Our anti corruption policy

Anti corruption policy

1. If the business valuator experiences an inappropriate attempt to influence the valuation, the counterpart will be notified of this. It will also be documented in the valuation report. It is not allowed to tell the business valuator what you think the business is worth, or do something else that the business valuator considers an attempt to influence.

2. Payment is required before the valuation starts. Therefore, it does not matter which of the business partners that purchases the valuation, as it prevents any leverage by the payment. However, you get to meet us in person before the payment is required.

Why anti corruption policies increase credibility

Down below are two fictive scenarios of how valuations without anti corruption policies can be manipulated towards a higher value, or a lower value.

Scenario 1:

John Doe´s Art LLC is the life work of John and he is very proud of it. He has an art studio in Manhattan, but his business is barely breaking even, due to his low volume and expensive rent. This is despite him not having taken a salary since moving the studio out of his home. An acquaintance of his, who is also very interested in art, has shown interest in buying into his business. This is exactly what John would need, not only for his business to survive, but also for his dream to continue.

He brings in a business valuator, but when the business valuators starts asking questions about his financials, he gets defensive, trying to deflect the conversation back to his amazing paintings and the prime location. Once the valuation is done, and gets sent to John, he claims that the business valuator didn’t appreciate the amount of work that he puts into his art, nor that the business valuator understood art. Therefore, he says that he is unhappy with the valuation, as it wasn’t the same number that he had wanted. He refuses to pay the invoice, until he gets the number that he believes that he deserves for his 25 years of experience of creating paintings. The business valuator complies only to get it over with, and get paid.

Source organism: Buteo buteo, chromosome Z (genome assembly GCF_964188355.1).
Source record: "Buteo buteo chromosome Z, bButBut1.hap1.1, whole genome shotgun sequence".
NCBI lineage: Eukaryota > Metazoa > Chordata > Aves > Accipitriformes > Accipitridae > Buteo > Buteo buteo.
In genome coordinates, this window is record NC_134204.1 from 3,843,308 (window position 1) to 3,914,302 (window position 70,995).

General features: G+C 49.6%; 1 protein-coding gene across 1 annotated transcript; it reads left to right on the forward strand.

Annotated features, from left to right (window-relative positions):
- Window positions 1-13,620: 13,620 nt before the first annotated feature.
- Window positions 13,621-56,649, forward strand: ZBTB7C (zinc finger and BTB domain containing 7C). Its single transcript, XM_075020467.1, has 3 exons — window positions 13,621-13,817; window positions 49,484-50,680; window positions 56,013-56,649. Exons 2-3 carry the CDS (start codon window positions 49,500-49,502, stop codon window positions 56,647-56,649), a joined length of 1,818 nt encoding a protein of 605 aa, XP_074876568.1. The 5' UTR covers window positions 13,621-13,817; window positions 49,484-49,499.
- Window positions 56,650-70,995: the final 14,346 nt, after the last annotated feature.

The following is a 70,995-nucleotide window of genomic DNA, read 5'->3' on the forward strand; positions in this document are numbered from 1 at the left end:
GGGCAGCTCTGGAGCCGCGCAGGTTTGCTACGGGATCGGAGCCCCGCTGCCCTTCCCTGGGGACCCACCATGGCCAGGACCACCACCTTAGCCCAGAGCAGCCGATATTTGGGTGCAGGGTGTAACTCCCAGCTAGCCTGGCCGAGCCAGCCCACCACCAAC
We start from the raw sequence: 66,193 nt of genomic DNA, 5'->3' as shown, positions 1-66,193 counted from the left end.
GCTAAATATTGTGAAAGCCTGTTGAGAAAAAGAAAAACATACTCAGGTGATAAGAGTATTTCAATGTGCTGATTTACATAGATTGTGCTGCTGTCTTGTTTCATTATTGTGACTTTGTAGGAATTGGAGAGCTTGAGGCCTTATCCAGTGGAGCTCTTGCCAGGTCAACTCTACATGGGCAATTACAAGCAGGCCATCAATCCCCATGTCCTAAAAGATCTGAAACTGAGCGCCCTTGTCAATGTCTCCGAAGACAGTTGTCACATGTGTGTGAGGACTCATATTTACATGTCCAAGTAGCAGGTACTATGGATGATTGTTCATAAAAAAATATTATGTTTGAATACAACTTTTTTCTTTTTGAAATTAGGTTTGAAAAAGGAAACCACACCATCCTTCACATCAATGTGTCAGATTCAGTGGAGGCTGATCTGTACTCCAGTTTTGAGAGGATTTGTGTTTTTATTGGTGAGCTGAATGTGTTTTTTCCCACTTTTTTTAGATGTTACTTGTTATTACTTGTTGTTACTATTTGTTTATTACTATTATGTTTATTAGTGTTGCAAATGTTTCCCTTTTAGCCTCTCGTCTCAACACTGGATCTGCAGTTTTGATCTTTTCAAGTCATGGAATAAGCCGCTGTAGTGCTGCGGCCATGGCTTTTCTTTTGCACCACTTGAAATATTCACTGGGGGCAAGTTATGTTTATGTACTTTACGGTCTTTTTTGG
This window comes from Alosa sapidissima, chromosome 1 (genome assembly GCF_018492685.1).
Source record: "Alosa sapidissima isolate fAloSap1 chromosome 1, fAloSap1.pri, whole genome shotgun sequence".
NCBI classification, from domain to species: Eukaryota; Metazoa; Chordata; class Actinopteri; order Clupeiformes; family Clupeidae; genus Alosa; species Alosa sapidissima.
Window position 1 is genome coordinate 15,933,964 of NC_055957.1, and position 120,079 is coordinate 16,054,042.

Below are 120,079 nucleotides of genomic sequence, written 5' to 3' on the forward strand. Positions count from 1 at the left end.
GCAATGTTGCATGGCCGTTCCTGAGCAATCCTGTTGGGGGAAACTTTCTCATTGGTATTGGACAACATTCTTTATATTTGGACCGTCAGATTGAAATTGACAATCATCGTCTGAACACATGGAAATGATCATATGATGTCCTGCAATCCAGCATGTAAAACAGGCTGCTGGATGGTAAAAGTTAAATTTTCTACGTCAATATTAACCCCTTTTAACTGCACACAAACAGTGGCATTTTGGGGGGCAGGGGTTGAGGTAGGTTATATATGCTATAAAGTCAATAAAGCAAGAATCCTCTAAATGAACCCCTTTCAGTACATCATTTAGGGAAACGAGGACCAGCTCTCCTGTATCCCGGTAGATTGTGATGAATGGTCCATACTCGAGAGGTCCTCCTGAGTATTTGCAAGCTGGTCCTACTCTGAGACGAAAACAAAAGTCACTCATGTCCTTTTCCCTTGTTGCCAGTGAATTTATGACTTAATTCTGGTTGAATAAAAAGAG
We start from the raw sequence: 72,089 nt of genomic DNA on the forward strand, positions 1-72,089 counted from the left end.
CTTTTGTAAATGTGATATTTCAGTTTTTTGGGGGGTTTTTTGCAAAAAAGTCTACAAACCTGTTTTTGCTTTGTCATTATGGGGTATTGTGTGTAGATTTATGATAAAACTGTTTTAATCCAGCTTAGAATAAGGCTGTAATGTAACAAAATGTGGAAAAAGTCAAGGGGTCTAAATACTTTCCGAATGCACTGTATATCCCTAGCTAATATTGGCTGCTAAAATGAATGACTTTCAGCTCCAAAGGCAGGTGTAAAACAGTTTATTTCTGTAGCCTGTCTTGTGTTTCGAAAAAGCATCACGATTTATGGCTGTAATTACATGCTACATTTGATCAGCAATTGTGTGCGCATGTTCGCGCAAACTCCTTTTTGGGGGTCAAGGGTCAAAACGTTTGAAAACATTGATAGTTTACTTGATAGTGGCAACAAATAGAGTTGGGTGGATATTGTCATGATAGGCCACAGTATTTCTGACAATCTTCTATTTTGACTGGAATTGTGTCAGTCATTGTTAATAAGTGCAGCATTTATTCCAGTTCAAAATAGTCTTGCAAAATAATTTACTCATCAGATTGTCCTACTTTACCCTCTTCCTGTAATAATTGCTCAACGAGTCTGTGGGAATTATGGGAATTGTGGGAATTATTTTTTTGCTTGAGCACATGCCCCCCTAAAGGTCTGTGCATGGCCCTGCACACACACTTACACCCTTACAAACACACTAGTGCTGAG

Scenario 2:

John Doe Furniture Manufacturing Inc is a family owned business since 1948. The 8000 sq ft manufacturing plant has several new pieces of machinery, and is located on the family property. Since it is a manufacturing company, it is asset intensive. When Jane Doe files for divorce, he tries his best to shop around for a valuation that is as low as possible.  As John Doe shops around, he explains the situation and most business valuators he talks feel his emotional attachment to his family business. None of the business valuators want him to lose his business.

John Doe eventually chooses a business valuator, but when the valuation turns up “normal”, he disputes it, as he claims to disagree with the business valuator. He says that he is unwilling to pay the invoice until they reach an agreement. The business valuator eventually gets too emotionally involved with his client, and decides that he wants to save him from losing his business, while at the same point wanting to get paid himself. John Doe gets what he wants.

Business valuation is the process of determining the most likely value of the business, in a transaction, where both parties are equally motivated to transact. A qualified valuation of a business should be according to the concept of intrinsic value and include an unbiased normalization of the financial statements. The final calculation of a business appraisal is fairly simple and quick, which is typically what you only get, when ordering an online valuation, without an on-site visit. The process of normalizing the financial statements along with weighing in the different valuation methods against each other, is what requires the most amount of time and competence, by the business valuator. The normalization of the financial statements is typically what affects the valuation the most. A company valuation should only be considered as reliable when it is properly independent and unbiased.

The most common methods for valuing a company are; the market approach, the income approach and the asset approach. They all have their strengths and weaknesses, and their own subcategories. No valuation method is complete enough, to solely be used to value a company.

The market approach doesn’t properly weigh in the profitability or assets of the company, which arguably are the most central aspects when valuing a business. Therefore, most valuations according to the market approach, are not of intrinsic value.

The income approach doesn’t take the assets that the company owns, into account. Therefore, companies with lots of assets get deceptive valuations.

The asset approach doesn’t take the profitability into account. Therefore, profitable businesses get deceptive valuations.

Want to go with a cheaper option or even do the valuation yourself?
Nothing is stopping you, but...

You may lose the lawsuit, due to the valuation failing to be waterproof.

You may never settle the conflict, hurting the relationship with your counterpart.

You may get deceived while entering or exiting your partnership.

The contact form does not work, please email christoffer@nielsenvaluationgroup.com

Christffer Nielsen, cell phone (737) 232-0838